"Man of La Mancha" will meet "El Hombre de La Mancha" in an unusual pairing of English- and Spanish-language versions of the musical journey of Cervantes' noble knight, Don Quixote, and his faithful servant, Sancho Panza.
Beginning with tonight's 8 o'clock English-language performance, Campus Theatre audiences at Fullerton College can choose over the next 10 days whether to see Dale Wasserman's musical performed in Spanish or English. Four performances will be in English and three in Spanish. The first presentation of the Spanish-speaking version will be at 2:30 p.m. Sunday.
Tom Blank, chairman of the college's Theatre Arts Department, got the idea for dual performances after flying to Mexico to see a Spanish-language production of "Man of La Mancha" staged by his wife, Mary Bettini, who directed and choreographed the musical.
"He was mesmerized by the Spanish, by hearing the show in that language," Bettini said. "There is such nuance in that language that simply doesn't exist in the English language."
Blank proposed bringing the musical to the community college in two separate productions. He would direct the English-language cast and his wife would be brought in as a guest director to stage the Spanish-language version. And high school Spanish and literature students from throughout Southern California would be invited to attend the productions, prepped with study guides to introduce them to the original novel and its author, as well as information on the evolution of a musical theater production.
The Spanish adaptation of the musical will be performed by a cast drawn from the Spanish-speaking community in Orange County and Los Angeles.
"The Spanish-speaking community is so supportive of the arts. It's part of their culture," Bettini said. "We've been a bit frustrated in Southern California since we've been here. . . . When we go to the theater, and we don't see full houses, we want to cry. So the other half of this, of course, is how do we get people into the theater? How can we make this more accessible to these people in this area?"
The community college seemed a logical place to start. "They do reach out to the community for support, and they get a lot of support from the community," she added.
The co-directors reached into the community to cast many of the roles, announcing auditions through Spanish-language radio stations in the Los Angeles area. The response was overwhelming, Bettini said. The Spanish-language cast reflects a wide range of geographical backgrounds. Don Quixote is played by Rafael Duran of Mexico, who is in the United States on a student visa to study acting. Peru, El Salvador and Guatemala are represented as well. The English-language cast features Bob Jacobson as Quixote.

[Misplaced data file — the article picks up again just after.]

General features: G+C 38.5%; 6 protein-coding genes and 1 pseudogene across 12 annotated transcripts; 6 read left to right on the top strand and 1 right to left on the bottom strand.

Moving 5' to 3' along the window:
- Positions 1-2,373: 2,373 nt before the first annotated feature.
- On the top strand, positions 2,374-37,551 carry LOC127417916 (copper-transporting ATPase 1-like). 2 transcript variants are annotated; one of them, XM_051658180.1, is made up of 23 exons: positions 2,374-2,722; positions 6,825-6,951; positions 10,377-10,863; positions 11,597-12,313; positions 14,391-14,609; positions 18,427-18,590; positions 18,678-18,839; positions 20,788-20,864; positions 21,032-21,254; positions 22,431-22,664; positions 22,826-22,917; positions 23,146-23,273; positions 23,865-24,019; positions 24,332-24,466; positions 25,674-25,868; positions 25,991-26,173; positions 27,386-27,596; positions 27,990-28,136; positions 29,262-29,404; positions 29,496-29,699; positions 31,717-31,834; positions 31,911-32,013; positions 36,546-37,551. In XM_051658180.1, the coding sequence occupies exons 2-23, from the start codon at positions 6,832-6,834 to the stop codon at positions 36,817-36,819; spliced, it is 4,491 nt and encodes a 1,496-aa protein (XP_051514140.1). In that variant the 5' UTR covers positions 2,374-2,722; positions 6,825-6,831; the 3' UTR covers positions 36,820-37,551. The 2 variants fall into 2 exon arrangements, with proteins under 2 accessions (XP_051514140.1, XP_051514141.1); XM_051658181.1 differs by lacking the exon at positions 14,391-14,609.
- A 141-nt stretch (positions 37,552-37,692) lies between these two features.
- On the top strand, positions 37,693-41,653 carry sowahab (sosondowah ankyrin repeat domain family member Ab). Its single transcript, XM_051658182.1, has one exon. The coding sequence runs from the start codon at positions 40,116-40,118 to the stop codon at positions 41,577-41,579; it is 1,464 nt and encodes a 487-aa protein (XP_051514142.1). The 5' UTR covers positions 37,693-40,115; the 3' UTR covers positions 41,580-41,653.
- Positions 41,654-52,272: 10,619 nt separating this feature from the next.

Bettini speaks some Spanish, which she laughingly describes as "highly questionable," and is directing her cast in a combination of the two languages. But the Spanish-speaking cast has some ideas of its own about the language of the play. "We've modified a little bit as we've gone along in order to make it a little more Castillian and a little less Mexican, in terms of idiom," Bettini said. "And, of course, everybody has their own opinion of that. It's nice, because they take such good care of their language. They say, 'No, there is a nicer way to say this.' And there are so many words that don't exist in English that are lovely."
Even with a husband and wife team at the helm, the logistics of staging two separate shows back to back are staggering. The two productions share the same set, lighting design, musical director, choreographer and even a few of the same costumes. They rehearse at the same time, using four different spaces. Although the actors take different approaches to the material, the end results are shaping up to be remarkably similar, she said, largely due to the co-directors' shared appreciation for the material.
"I think we both came into this show with the same emotional response and the same gut-level and intellectual definition of what the show is," Blank said.
"Our history of this show together has been so long," Bettini added. They first met in 1970 in a college production of "Man of La Mancha" at the University of San Francisco; she was the choreographer, and he played the barber. Bettini has since staged the show in Japan, Sweden, Belgium and the United States, as well as in Mexico, but this is the first time they have worked together as co-directors.
One of their hopes is that this production will help to build a future audience for the theater, Bettini said, especially among the high school students who will attend the productions.
"In so many of these countries, (theater) is not a luxury. It's part of their lives," she said. "This is a baby; we'll see how it grows."
"Man of La Mancha" (performed in English) will play today, Saturday and March 20 at 8 p.m. and March 22 at 2:30 p.m. "El Hombre de La Mancha," performed in Spanish, will open Sunday at 2:30 p.m. and continue March 19 and 21 at 8 p.m. All performances will be in the Campus Theatre, 321 E. Chapman Ave., Fullerton.